In this approach, a decoy database that contains the same number of proteins as the target database are searched together by the database search engine to identify peptides. As illustrated in the figure, the blue colors indicate the target hits and the orange colors indicate the decoy hits, the squares are the false hits, and circles are true hits.
The target-decoy strategy is a powerful method for FDR estimation. However, as we will discover in the next little while, such a powerful method must be used with caution to avoid FDR underestimation.
The first pitfall in the use of target-decoy approach for FDR estimation is due to the so-called multiple round search strategy in today’s database search software.
This multi-round search was popularized by the X!Tandem program published in 2004, in order to speed up the computation. The first round uses a fast but less sensitive search method to quickly identify a shortlist of proteins from the large database. Then, the second round uses a more sensitive but slower search method to identify peptides, but only from the short list of proteins. This effectively speeds up the search without sacrificing too much sensitivity. Indeed, X!Tandem is one of the fastest search algorithm used today.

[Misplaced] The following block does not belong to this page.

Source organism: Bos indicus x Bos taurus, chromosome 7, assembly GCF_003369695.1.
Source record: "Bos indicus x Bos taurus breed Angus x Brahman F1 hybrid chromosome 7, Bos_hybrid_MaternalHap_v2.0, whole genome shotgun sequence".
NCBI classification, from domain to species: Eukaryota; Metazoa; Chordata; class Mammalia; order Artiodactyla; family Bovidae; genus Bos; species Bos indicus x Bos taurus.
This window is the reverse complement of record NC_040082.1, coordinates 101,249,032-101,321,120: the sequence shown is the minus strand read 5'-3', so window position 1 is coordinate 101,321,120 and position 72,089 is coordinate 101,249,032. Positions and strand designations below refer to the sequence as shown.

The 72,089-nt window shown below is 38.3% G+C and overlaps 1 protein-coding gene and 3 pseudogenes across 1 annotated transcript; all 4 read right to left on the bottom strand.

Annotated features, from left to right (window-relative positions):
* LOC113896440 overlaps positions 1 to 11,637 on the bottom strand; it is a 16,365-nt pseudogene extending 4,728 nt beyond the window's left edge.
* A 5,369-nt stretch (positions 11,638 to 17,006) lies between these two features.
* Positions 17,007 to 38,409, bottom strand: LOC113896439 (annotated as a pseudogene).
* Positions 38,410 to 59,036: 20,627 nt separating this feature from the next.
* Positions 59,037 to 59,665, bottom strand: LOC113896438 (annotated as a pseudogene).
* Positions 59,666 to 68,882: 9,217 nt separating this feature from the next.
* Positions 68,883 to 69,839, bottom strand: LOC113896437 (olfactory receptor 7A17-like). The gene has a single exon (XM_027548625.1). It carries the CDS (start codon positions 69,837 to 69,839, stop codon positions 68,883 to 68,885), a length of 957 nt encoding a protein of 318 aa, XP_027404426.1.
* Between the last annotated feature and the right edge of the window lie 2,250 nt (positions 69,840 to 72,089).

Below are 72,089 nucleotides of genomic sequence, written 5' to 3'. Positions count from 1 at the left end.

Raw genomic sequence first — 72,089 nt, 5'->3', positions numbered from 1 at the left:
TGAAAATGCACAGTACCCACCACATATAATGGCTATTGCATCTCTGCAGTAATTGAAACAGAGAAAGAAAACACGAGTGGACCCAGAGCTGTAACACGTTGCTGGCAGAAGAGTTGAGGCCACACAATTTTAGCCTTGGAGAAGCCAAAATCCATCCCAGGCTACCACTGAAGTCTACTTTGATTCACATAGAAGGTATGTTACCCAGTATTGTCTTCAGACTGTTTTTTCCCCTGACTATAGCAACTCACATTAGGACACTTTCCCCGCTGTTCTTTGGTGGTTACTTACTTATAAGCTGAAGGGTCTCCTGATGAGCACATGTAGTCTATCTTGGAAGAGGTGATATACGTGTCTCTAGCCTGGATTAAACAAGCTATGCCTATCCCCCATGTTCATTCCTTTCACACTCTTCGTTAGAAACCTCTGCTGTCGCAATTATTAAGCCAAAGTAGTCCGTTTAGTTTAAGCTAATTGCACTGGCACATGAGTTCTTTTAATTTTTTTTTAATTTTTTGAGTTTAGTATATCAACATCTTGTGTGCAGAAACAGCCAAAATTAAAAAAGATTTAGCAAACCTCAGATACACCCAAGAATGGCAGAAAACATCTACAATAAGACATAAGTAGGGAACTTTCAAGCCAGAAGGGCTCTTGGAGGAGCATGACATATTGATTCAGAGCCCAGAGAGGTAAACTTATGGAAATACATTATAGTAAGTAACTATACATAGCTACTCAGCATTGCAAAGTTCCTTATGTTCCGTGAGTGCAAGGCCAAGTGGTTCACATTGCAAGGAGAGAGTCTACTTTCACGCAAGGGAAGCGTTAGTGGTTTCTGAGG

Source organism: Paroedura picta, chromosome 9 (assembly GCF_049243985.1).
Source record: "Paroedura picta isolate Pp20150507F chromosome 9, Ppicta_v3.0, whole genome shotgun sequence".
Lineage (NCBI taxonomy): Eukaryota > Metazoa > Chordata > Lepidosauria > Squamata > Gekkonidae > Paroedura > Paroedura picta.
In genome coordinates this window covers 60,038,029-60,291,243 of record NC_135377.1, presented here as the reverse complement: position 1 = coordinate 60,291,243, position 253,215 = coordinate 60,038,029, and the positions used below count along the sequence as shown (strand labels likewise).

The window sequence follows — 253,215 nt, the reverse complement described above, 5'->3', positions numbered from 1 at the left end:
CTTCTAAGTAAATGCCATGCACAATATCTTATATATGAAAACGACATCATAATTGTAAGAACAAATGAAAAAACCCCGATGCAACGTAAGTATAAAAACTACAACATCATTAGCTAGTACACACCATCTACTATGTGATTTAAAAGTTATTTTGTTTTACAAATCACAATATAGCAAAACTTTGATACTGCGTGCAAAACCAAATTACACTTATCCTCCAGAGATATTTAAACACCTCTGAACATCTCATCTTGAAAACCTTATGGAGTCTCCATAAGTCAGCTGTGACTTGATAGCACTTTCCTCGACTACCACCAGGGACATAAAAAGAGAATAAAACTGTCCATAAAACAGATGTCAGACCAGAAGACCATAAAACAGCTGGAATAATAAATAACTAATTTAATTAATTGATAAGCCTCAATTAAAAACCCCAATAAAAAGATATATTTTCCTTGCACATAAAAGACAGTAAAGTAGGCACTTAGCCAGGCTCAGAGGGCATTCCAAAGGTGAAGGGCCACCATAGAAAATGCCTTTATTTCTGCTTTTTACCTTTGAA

However, as pointed out by a paper published in JPR in 2010, this multiple-round search strategy screws up the target-decoy estimation of the FDR. The reason is that after the first round, there will be more target proteins than the decoy in the short list. Thus, if the second round search makes a mistake, the mistake will be more likely in the target proteins. So, we will end up with fewer decoy hits than the actual false target hits. This causes the FDR underestimation.
In PEAKS, we used a new approach, called decoy fusion to solve this problem.
Instead of mixing the target and decoy databases, we append a decoy sequence to each target protein.
*The content of this post is extracted from "Practical Guide to Significantly Improve Peptide Identification Sensitivity and Accuracy" by Dr. Bin Ma, CTO of Bioinformatics Solutions Inc. You can find the link to the guide on this page.